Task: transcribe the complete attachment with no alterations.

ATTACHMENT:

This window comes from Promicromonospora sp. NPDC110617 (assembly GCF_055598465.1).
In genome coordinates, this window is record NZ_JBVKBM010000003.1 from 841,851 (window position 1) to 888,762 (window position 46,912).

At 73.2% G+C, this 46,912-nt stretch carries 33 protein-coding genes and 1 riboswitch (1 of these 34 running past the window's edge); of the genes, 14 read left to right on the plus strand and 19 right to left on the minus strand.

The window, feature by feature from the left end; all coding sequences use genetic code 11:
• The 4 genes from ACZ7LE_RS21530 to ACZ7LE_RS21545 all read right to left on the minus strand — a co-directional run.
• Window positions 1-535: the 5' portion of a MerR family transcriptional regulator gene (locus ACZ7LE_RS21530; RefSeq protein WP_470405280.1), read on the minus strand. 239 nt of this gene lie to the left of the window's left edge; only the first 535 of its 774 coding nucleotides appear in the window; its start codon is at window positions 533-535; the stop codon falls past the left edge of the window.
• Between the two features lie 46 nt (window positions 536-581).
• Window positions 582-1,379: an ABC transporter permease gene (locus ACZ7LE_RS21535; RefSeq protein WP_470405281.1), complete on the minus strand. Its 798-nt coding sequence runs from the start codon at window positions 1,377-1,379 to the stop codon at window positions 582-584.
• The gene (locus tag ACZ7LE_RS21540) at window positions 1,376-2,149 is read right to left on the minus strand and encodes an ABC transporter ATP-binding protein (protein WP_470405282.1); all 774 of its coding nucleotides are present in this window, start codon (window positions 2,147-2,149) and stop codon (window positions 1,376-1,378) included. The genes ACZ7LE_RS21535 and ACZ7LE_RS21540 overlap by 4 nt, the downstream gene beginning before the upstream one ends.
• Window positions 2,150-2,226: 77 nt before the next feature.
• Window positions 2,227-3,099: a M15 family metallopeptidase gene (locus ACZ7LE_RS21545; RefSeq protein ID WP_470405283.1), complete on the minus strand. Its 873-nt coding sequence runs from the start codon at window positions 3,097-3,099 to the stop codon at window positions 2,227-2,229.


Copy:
This window comes from Promicromonospora sp. NPDC110617 (assembly GCF_055598465.1).
In genome coordinates, this window is record NZ_JBVKBM010000003.1 from 841,851 (window position 1) to 888,762 (window position 46,912).

At 73.2% G+C, this 46,912-nt stretch carries 33 protein-coding genes and 1 riboswitch (1 of these 34 running past the window's edge); of the genes, 14 read left to right on the plus strand and 19 right to left on the minus strand.

The window, feature by feature from the left end; all coding sequences use genetic code 11:
• The 4 genes from ACZ7LE_RS21530 to ACZ7LE_RS21545 all read right to left on the minus strand — a co-directional run.
• Window positions 1-535: the 5' portion of a MerR family transcriptional regulator gene (locus ACZ7LE_RS21530; RefSeq protein WP_470405280.1), read on the minus strand. 239 nt of this gene lie to the left of the window's left edge; only the first 535 of its 774 coding nucleotides appear in the window; its start codon is at window positions 533-535; the stop codon falls past the left edge of the window.
• Between the two features lie 46 nt (window positions 536-581).
• Window positions 582-1,379: an ABC transporter permease gene (locus ACZ7LE_RS21535; RefSeq protein WP_470405281.1), complete on the minus strand. Its 798-nt coding sequence runs from the start codon at window positions 1,377-1,379 to the stop codon at window positions 582-584.
• The gene (locus tag ACZ7LE_RS21540) at window positions 1,376-2,149 is read right to left on the minus strand and encodes an ABC transporter ATP-binding protein (protein WP_470405282.1); all 774 of its coding nucleotides are present in this window, start codon (window positions 2,147-2,149) and stop codon (window positions 1,376-1,378) included. The genes ACZ7LE_RS21535 and ACZ7LE_RS21540 overlap by 4 nt, the downstream gene beginning before the upstream one ends.
• Window positions 2,150-2,226: 77 nt before the next feature.
• Window positions 2,227-3,099: a M15 family metallopeptidase gene (locus ACZ7LE_RS21545; RefSeq protein ID WP_470405283.1), complete on the minus strand. Its 873-nt coding sequence runs from the start codon at window positions 3,097-3,099 to the stop codon at window positions 2,227-2,229.